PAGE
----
Halstead - William - Montgomery InGenWeb Project

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Halstead - William

Source: Portrait & Biographical Record of Montgomery, Parke & Fountain Counties, Indiana.  Chicago: Chapman Brothers, 1893, p. 681

William Halstead, a prominent stockraiser of standard-bred horses and Short-horn cattle, and also widely known as a general agriculturist of Madison Twp, Montgomery County, is a descendant of a long line of eminent ancestry. His paternal grandafther, Reuben Halstead married Miss Preston, a Southern lady. The husband and wife were both natives of NC, but hoping to improve their fortunes, removed at an early day to Ohio, then the land of promise to many emigrants from other states. Here also located a brother of Grandfather Halstead, Griffin Halstead by name. This gentleman, great uncle to our subject, was the father of the celebrated editor and politician, Murat Halstead, now one of the leading and representative men of Ohio. In Butler COunty of the Buckeye state, Grandfather and Grandmother Halstead rasied their children. Josiah P, father of our subject, enjoyed exceptional educational advantages, attending good preparatory schools, and finally graduating with honor from the college located in his native county. His studies completed, he gave his time and attention to business duties, and having fitted himself for their performance, soon married Rebecca Wilson, who became the mother of six children, of whom our subject was 5th in order of birth. Death called no little ones from the household circle. One after another the sons and daughters attained mature age and went out to found homes and families of their own. Sarah, the oldest, is the wife of JW KIRKPATRICK, an old resident of Madison Twp, Rebecca J. married Daniel BENNETT and by him had one child. Mr. Bennett died and his widow became the wife of Wiliam DUNKLE, of Linden. Joh n L.A. now deceased left a family in Vigo Co. Caroline was married to Edward Coleman and died leaving one child. William, our subject was the next child and Clara L, is now wife of Daniel Wilson of Linden. The three daughters and one son now living reside within easy distance of each other, and much enjoy the mutual interchange of early recollections, which bind together the scattered members of the pioneer home in the West.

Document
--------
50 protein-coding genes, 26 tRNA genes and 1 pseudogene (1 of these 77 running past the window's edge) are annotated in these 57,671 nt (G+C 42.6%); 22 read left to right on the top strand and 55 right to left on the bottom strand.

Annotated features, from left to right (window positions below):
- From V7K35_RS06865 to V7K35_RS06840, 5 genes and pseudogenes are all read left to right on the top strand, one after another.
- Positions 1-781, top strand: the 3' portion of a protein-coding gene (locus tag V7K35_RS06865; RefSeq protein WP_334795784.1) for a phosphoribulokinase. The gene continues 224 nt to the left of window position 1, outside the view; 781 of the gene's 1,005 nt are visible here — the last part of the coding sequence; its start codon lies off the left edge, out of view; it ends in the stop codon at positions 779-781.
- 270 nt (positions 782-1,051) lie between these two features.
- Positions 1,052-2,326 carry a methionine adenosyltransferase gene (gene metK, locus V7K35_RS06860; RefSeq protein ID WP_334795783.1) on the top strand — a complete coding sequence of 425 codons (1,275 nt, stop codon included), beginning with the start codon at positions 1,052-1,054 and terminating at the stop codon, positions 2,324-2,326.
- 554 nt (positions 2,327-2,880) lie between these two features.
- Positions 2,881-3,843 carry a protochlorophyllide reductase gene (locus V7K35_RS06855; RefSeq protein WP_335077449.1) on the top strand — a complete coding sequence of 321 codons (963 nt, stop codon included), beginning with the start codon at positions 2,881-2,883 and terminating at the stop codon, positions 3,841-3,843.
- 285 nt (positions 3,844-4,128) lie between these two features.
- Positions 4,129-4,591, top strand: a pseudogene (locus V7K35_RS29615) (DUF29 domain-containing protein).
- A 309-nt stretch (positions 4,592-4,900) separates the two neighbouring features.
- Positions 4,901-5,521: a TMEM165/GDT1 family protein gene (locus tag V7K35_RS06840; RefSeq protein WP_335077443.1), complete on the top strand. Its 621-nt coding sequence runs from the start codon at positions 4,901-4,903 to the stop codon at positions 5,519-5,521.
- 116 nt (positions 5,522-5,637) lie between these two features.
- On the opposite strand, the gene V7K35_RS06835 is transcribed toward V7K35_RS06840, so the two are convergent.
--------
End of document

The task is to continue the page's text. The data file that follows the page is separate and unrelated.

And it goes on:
William Halstead was born in 1844, in about the centre of what is now Madison Twp. In the early 40s the educational advantages of our subject's birthplace were not of the same order as today,b ut his parents gave him a good schooling, which he well improved. Life went on with him in a quiet round of daily tasks and pleasures until 18, when there came the call for the 100 days volunteers, and without delay our subject enlisted, in 1862, in Co F 135th Ind Inf, and hurrying to the country's aide, soon reached the Army of the Cumberland. Having joined the ranks full of boyish enthusiasm and desiring most of all to do his full duty, it was a bitter disappointment to Mr. Halstead to be taken ill and be obliged to remain in the hospital during the greater part of his term of service. In 1868, our subject entered into one of the most important obligations of his life and was united in marriage to Miss Rhoda COYNER, daughtr of John and Mary N. COYNER, her father being long since deceased. Mr. and Msr. Halstead are surrounded by a large and happy family of children. T heir daughter, Musetta, a lovely young igrl 19, died in 1890, but Clyde V, Alma, wife of F. Morin of tippecanoe Co; William C; John C; Rubey, Noble E and Joseph P. still survive. These bright young people varying in age from early youth to manhood/womanhood, give promise each and all of an honored, upright and useful future. Our subject is the owner of 260 acres of land under fine cultivation, upon which are bred exceptionally choice horses and Shorthorns, for which the well-known stockfarm is noted. His time is occupied mainly in conduct of his business, but he gives intelligent consideration to local and national affairs, and enjoys the reputation of being a progressive man. Mr. Halstead has never been anxious for political preferment, but he endeavors to do his duty at the polls and casts his vote, as most of his ancestors have done before him, for the Democratic ticket. - typed by kbz
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